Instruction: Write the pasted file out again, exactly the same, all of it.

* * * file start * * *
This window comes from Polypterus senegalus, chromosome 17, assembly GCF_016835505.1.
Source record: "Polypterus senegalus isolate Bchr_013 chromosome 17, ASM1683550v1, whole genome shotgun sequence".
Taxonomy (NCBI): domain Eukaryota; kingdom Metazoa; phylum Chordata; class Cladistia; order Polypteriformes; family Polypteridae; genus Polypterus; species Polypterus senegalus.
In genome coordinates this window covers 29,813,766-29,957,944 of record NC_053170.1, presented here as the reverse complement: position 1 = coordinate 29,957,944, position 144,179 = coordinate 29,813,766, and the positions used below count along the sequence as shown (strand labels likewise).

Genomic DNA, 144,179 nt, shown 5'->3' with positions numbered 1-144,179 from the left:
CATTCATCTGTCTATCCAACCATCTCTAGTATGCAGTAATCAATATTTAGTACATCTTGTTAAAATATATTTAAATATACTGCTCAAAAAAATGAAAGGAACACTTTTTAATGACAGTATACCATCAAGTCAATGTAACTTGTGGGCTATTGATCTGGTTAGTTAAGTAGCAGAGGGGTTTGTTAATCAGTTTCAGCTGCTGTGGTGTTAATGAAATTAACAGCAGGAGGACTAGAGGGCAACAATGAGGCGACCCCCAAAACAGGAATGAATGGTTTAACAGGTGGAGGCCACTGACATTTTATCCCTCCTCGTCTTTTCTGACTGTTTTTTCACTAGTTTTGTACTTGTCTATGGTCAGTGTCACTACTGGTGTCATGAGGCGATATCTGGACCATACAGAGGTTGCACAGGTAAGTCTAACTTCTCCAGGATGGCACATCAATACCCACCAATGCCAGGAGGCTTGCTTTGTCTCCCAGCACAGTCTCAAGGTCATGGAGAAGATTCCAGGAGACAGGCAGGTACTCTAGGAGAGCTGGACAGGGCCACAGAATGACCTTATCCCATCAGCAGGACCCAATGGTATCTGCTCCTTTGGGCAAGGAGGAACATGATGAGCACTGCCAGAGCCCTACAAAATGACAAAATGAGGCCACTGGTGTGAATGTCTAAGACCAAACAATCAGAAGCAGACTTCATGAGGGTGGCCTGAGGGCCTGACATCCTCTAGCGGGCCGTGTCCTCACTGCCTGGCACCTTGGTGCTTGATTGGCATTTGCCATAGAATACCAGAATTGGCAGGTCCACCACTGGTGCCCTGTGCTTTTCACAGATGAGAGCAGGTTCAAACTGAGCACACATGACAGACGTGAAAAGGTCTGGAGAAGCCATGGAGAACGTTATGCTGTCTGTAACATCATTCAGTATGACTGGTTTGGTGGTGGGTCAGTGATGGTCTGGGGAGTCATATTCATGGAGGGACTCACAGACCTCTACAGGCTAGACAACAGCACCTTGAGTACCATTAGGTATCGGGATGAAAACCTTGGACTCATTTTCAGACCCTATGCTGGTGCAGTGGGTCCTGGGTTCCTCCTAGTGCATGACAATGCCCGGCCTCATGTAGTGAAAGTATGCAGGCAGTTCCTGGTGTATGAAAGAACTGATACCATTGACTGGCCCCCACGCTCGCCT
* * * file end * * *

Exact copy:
This window comes from Polypterus senegalus, chromosome 17, assembly GCF_016835505.1.
Source record: "Polypterus senegalus isolate Bchr_013 chromosome 17, ASM1683550v1, whole genome shotgun sequence".
Taxonomy (NCBI): domain Eukaryota; kingdom Metazoa; phylum Chordata; class Cladistia; order Polypteriformes; family Polypteridae; genus Polypterus; species Polypterus senegalus.
In genome coordinates this window covers 29,813,766-29,957,944 of record NC_053170.1, presented here as the reverse complement: position 1 = coordinate 29,957,944, position 144,179 = coordinate 29,813,766, and the positions used below count along the sequence as shown (strand labels likewise).

Genomic DNA, 144,179 nt, shown 5'->3' with positions numbered 1-144,179 from the left:
CATTCATCTGTCTATCCAACCATCTCTAGTATGCAGTAATCAATATTTAGTACATCTTGTTAAAATATATTTAAATATACTGCTCAAAAAAATGAAAGGAACACTTTTTAATGACAGTATACCATCAAGTCAATGTAACTTGTGGGCTATTGATCTGGTTAGTTAAGTAGCAGAGGGGTTTGTTAATCAGTTTCAGCTGCTGTGGTGTTAATGAAATTAACAGCAGGAGGACTAGAGGGCAACAATGAGGCGACCCCCAAAACAGGAATGAATGGTTTAACAGGTGGAGGCCACTGACATTTTATCCCTCCTCGTCTTTTCTGACTGTTTTTTCACTAGTTTTGTACTTGTCTATGGTCAGTGTCACTACTGGTGTCATGAGGCGATATCTGGACCATACAGAGGTTGCACAGGTAAGTCTAACTTCTCCAGGATGGCACATCAATACCCACCAATGCCAGGAGGCTTGCTTTGTCTCCCAGCACAGTCTCAAGGTCATGGAGAAGATTCCAGGAGACAGGCAGGTACTCTAGGAGAGCTGGACAGGGCCACAGAATGACCTTATCCCATCAGCAGGACCCAATGGTATCTGCTCCTTTGGGCAAGGAGGAACATGATGAGCACTGCCAGAGCCCTACAAAATGACAAAATGAGGCCACTGGTGTGAATGTCTAAGACCAAACAATCAGAAGCAGACTTCATGAGGGTGGCCTGAGGGCCTGACATCCTCTAGCGGGCCGTGTCCTCACTGCCTGGCACCTTGGTGCTTGATTGGCATTTGCCATAGAATACCAGAATTGGCAGGTCCACCACTGGTGCCCTGTGCTTTTCACAGATGAGAGCAGGTTCAAACTGAGCACACATGACAGACGTGAAAAGGTCTGGAGAAGCCATGGAGAACGTTATGCTGTCTGTAACATCATTCAGTATGACTGGTTTGGTGGTGGGTCAGTGATGGTCTGGGGAGTCATATTCATGGAGGGACTCACAGACCTCTACAGGCTAGACAACAGCACCTTGAGTACCATTAGGTATCGGGATGAAAACCTTGGACTCATTTTCAGACCCTATGCTGGTGCAGTGGGTCCTGGGTTCCTCCTAGTGCATGACAATGCCCGGCCTCATGTAGTGAAAGTATGCAGGCAGTTCCTGGTGTATGAAAGAACTGATACCATTGACTGGCCCCCACGCTCGCCT